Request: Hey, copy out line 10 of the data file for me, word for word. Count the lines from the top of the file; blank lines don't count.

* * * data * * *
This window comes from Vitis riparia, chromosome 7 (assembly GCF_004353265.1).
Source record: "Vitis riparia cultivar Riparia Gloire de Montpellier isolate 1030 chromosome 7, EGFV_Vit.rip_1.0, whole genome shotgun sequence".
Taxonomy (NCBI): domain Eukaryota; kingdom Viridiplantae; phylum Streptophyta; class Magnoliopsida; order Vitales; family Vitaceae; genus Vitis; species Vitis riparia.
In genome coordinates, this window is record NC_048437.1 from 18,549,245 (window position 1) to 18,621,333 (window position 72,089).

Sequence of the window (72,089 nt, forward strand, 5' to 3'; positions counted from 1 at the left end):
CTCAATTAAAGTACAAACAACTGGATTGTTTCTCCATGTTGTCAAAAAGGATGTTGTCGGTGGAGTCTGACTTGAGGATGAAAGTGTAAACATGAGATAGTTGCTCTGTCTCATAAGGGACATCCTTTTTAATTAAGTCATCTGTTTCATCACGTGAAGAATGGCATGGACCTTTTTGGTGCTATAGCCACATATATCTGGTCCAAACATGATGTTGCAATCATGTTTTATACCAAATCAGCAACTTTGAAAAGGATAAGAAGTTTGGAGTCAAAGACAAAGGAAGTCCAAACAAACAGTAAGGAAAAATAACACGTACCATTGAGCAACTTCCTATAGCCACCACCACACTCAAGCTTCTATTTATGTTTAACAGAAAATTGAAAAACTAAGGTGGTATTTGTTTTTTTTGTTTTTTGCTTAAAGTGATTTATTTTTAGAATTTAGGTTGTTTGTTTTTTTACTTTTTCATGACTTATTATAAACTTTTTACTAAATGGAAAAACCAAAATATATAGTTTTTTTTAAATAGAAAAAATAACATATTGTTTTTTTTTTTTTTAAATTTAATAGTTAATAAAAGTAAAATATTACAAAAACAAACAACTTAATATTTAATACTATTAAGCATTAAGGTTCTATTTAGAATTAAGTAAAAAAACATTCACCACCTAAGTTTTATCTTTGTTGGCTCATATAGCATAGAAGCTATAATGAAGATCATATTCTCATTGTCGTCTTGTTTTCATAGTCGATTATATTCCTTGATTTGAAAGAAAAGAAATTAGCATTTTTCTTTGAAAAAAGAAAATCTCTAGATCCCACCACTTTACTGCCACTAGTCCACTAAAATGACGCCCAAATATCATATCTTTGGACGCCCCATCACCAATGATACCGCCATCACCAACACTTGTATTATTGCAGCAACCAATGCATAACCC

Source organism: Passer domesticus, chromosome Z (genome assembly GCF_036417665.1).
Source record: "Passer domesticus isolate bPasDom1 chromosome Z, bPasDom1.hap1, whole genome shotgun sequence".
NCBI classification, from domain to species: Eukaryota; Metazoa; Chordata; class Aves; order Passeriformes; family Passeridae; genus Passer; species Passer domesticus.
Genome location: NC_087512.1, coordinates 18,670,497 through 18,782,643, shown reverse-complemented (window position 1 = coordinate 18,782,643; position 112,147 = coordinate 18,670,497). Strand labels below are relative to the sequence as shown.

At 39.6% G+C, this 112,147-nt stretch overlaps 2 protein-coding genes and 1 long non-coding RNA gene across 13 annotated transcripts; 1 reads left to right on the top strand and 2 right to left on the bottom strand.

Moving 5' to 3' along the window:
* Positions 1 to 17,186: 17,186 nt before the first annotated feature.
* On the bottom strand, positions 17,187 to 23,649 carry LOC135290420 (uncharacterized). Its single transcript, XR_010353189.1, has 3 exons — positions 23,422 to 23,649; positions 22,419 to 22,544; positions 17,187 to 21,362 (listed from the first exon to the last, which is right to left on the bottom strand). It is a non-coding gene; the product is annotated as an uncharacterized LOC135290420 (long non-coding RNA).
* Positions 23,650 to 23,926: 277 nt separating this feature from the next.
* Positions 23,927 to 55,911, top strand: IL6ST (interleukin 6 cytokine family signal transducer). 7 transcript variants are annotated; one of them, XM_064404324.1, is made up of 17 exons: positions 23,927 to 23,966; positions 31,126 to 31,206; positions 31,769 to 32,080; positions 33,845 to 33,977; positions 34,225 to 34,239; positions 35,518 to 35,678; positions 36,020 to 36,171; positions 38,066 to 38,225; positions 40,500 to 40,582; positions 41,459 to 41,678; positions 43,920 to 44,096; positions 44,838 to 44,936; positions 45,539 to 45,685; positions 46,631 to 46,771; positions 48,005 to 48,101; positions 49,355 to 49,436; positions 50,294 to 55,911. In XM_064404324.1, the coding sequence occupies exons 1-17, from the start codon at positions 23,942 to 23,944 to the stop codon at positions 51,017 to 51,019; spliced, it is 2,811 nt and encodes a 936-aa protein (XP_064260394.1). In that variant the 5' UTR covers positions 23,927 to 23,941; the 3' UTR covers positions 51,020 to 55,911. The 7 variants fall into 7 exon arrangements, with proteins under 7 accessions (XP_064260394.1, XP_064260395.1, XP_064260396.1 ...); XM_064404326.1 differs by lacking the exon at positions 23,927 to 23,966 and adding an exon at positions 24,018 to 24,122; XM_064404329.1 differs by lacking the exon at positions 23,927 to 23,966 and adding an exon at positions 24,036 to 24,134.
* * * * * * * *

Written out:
Genome location: NC_087512.1, coordinates 18,670,497 through 18,782,643, shown reverse-complemented (window position 1 = coordinate 18,782,643; position 112,147 = coordinate 18,670,497). Strand labels below are relative to the sequence as shown.